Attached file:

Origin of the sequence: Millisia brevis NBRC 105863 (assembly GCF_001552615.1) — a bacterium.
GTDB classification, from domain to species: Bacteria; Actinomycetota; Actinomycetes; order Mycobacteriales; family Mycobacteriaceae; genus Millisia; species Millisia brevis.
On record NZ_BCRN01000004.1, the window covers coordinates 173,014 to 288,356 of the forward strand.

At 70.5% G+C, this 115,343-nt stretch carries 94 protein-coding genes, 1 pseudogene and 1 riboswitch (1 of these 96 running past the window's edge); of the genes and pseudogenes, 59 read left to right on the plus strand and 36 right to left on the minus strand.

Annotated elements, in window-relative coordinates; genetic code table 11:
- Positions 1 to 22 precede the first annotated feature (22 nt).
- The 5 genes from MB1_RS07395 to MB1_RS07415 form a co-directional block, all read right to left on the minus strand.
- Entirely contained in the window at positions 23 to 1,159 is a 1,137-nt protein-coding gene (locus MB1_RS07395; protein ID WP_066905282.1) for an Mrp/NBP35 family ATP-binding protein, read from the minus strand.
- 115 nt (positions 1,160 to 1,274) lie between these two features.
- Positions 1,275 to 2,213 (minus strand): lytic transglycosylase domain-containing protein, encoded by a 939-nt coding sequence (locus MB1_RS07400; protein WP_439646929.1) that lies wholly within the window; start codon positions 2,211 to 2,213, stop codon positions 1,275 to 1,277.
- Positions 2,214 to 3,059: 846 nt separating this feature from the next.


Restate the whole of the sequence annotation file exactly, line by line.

Origin of the sequence: Millisia brevis NBRC 105863 (assembly GCF_001552615.1) — a bacterium.
GTDB classification, from domain to species: Bacteria; Actinomycetota; Actinomycetes; order Mycobacteriales; family Mycobacteriaceae; genus Millisia; species Millisia brevis.
On record NZ_BCRN01000004.1, the window covers coordinates 173,014 to 288,356 of the forward strand.

At 70.5% G+C, this 115,343-nt stretch carries 94 protein-coding genes, 1 pseudogene and 1 riboswitch (1 of these 96 running past the window's edge); of the genes and pseudogenes, 59 read left to right on the plus strand and 36 right to left on the minus strand.

Annotated elements, in window-relative coordinates; genetic code table 11:
- Positions 1 to 22 precede the first annotated feature (22 nt).
- The 5 genes from MB1_RS07395 to MB1_RS07415 form a co-directional block, all read right to left on the minus strand.
- Entirely contained in the window at positions 23 to 1,159 is a 1,137-nt protein-coding gene (locus MB1_RS07395; protein ID WP_066905282.1) for an Mrp/NBP35 family ATP-binding protein, read from the minus strand.
- 115 nt (positions 1,160 to 1,274) lie between these two features.
- Positions 1,275 to 2,213 (minus strand): lytic transglycosylase domain-containing protein, encoded by a 939-nt coding sequence (locus MB1_RS07400; protein WP_439646929.1) that lies wholly within the window; start codon positions 2,211 to 2,213, stop codon positions 1,275 to 1,277.
- Positions 2,214 to 3,059: 846 nt separating this feature from the next.